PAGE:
Mar de Plata

Mar de Plata

With Christopher Columbus’ discovery of the Americas ushering in Spanish colonialism through much of the Americas, Spanish explorers arrived in the sparsely-populated South American country now known as Argentina in 1516 (at a geographic site known as Rio de la Plata).  Since Argentina was not known for having significant deposits of gold (unlike Peru), no major consolidation of the Spanish presence in that country occurred until 1776 – when the Spanish crown established the Viceroyalty of the Rio de la Plata that year.  With that viceroyalty consisting of present-day Argentina and neighboring Uruguay, Paraguay and portions of Bolivia, the port city of Buenos Aires gained prominence.


Argentina, like other Latin American colonies, won independence from Spain (in that country’s case, by 1816 – when it declared independence from the Spanish crown, as part of its war for independence).  By the late 1800s, Argentina was going through various changes, such as its economic transition toward industrial agriculture and a massive wave of immigrants from Europe (mainly Spanish and Italian immigrants – the latter influencing the culture, language and even cuisine of the country).  There were also waves of Germans, Poles, Irish and French going into the country.  The Argentine Constitution of 1853, which promoted European immigration into the then-sparsely populated country, laid the groundwork for this.


From 1880 to 1930, Argentina became one of the world’s 10 wealthiest countries as a result of the rapid expansion of agriculture and foreign investment in infrastructure.  The Great Depression of the 1930s brought a halt to this period of booming expansion, and combined with other social and political changes to usher in a period of less stable governance.  The governments of that decade attempted to contain the currents of economic and political change that eventually led to a military coup and the subsequent emergence of Juan Domingo Peron (who was first elected as president of Argentina in 1946).  His political organization, which became known as the Peronist Party, implemented policies aimed at empowering the working class and greatly expanded the number of unionized workers.  This, along with introducing a wave of nationalizations of various industries.


Peron’s charismatic wife, Eva Duarte de Peron, known as Evita (1919-52), played a key role in developing support for her husband.  Peron won re-election in 1952, but the military sent him into exile in 1955. In the 1950s and 1960s, military and civilian administrations traded power, trying, with limited success, to deal with diminished economic growth and continued social and labor demands.  When military governments failed to revive the economy and suppress escalating domestic terrorism in the late 1960s and early 1970s, the way was open for Peron’s return to the presidency in 1973.


With Peron’s death in 1974, and his third wife (Maria Estela Isabel Martinez de Peron) assuming the presidency for less than two years (before falling victim to a military coup in March 1976), a military junta ruled over Argentina until December 1983.  During that period, the Argentine military, in order to prevent what they called as a Communist, or extremist, takeover of the country’s, carried out a campaign of detaining and “disappearing” those they suspected of subversion (with the number of “disappeared” ranging from 9,000 to 30,000).  A year before Argentina’s return to democracy in 1983, the country’s military was further discredited when it tried but failed to launch a war against Great Britain over the ownership of the Falkland Islands (in the south Atlantic Ocean).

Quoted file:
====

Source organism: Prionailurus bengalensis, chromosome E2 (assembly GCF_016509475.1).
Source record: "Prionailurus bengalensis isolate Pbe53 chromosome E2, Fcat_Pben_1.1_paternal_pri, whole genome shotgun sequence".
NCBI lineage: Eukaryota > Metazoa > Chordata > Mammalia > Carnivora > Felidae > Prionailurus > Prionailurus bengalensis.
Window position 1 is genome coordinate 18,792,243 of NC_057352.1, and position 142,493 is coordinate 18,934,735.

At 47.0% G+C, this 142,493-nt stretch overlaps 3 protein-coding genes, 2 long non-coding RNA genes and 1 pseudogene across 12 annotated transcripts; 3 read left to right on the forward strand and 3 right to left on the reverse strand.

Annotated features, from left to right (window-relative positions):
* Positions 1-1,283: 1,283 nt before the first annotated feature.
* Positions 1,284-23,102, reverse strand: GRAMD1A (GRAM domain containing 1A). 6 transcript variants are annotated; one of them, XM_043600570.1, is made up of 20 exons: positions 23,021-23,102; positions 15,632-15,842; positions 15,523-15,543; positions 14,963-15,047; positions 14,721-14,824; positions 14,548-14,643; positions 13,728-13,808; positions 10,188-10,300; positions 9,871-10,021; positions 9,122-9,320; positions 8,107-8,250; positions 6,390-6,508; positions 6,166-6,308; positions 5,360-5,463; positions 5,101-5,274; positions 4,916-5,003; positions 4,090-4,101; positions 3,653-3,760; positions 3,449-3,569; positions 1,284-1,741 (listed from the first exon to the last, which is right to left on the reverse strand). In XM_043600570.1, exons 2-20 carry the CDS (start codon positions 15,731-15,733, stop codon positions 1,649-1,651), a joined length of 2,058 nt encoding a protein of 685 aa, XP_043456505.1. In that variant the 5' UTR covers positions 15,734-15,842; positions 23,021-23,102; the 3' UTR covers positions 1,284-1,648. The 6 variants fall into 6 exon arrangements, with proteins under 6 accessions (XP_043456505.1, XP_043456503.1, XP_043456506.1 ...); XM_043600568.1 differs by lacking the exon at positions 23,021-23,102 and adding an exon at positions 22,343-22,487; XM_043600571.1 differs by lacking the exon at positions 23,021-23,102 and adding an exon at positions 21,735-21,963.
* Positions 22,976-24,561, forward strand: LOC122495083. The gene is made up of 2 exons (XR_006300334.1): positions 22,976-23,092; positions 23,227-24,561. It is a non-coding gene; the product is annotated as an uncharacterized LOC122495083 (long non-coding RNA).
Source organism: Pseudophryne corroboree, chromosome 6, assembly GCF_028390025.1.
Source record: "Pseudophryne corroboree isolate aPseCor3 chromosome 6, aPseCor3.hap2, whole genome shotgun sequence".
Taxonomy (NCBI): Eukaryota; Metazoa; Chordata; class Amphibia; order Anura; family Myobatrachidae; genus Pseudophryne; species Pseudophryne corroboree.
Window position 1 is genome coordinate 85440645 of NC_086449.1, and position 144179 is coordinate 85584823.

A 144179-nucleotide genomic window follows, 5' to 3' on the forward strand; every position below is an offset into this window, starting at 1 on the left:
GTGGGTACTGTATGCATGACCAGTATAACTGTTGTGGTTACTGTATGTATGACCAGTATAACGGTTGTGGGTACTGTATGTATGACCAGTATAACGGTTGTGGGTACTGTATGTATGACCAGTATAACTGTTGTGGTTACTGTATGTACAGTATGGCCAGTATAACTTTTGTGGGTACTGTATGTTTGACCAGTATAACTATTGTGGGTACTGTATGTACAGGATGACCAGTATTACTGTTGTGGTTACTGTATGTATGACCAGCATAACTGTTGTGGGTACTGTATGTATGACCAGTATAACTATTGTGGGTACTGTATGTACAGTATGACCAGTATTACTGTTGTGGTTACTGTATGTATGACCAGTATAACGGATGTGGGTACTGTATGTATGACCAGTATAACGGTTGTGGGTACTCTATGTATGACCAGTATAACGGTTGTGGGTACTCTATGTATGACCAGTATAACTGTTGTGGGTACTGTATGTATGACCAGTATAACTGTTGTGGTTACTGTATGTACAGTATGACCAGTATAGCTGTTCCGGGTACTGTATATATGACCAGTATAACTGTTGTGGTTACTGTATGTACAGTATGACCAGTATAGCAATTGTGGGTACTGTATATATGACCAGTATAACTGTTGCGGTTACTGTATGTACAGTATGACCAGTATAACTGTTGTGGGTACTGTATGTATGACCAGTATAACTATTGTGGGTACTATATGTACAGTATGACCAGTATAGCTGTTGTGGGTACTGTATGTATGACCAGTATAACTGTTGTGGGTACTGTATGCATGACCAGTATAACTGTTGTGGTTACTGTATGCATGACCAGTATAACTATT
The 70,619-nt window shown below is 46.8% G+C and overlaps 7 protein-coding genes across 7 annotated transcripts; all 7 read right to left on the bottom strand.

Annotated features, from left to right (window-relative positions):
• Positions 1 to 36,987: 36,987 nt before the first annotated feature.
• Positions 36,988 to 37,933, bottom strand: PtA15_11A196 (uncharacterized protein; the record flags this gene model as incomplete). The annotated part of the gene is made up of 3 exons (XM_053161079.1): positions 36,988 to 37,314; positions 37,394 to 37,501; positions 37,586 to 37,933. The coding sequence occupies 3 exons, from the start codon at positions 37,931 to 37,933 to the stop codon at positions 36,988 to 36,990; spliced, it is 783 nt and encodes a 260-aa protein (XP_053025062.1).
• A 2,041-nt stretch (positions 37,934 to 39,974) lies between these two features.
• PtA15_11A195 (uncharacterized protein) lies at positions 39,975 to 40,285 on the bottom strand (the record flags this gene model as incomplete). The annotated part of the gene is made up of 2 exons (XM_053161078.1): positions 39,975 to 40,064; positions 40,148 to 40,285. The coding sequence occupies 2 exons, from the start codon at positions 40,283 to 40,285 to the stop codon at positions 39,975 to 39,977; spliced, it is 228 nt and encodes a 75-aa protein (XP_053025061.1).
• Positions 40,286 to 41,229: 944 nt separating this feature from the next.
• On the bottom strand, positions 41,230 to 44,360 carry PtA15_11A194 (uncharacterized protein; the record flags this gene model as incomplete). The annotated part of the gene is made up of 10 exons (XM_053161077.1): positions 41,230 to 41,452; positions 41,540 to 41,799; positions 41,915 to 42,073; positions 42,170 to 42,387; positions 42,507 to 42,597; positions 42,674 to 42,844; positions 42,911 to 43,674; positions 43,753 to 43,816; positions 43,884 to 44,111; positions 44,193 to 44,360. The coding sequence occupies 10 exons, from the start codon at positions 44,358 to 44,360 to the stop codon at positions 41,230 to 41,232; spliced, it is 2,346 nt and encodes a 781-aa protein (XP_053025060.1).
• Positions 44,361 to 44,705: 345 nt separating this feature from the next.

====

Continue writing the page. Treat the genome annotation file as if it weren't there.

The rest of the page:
With political issues out of the way, Argentina then fell victim to a wave of currency devaluations and other economic problems that lingered into the 1990s.  Then, Argentine President Carlos Menem imposed peso-dollar parity (convertibility) in 1992 to break the back of hyperinflation and adopted far-reaching market-based policies.  Menem dismantled a web of protectionist trade and business regulations and reversed a half-century of statism by implementing an aggressive privatization program.


Such reforms contributed to significant spurts of investment and growth with stable prices through most of the 1990s.  Also, while convertibility defeated inflation, its permanence undermined Argentina’s export competitiveness and created chronic deficits in the current account of the balance of payments, which were financed by massive borrowing. The impact of the Asian financial crisis of 1998 caused an outflow of capital that gradually grew into a 4-year depression — climaxing in a financial panic in November 2001.  The month after, amidst bloody riots, President De la Rua resigned.  The election of Nestor Kirchner into the presidency in 2003 helped the country’s economy recover.  With his wife (Cristina Fernandez de Kirchner) assuming the presidency in 2007, she grappled with health problems in 2013, along with returning inflation and other structural problems to the country’s economy.


Despite these woes and politically troubled history in previous times, today’s Argentina is in the midst of a tourism boom, especially Buenos Aires – which is regarded as the “Paris of South America,” offering elegant architecture, exquisite cuisine, a legendary nightlife, and fashionable shopping.  Tourists are drawn to Buenos Aires for these reasons, as well as the country’s cheap peso, which makes the country more affordable for Dollar & Euro-wielding visitors, in particular.  As a result, tourism represents 4% of the country’s GDP (despite its distance from sources of visitors, such as Europe and USA)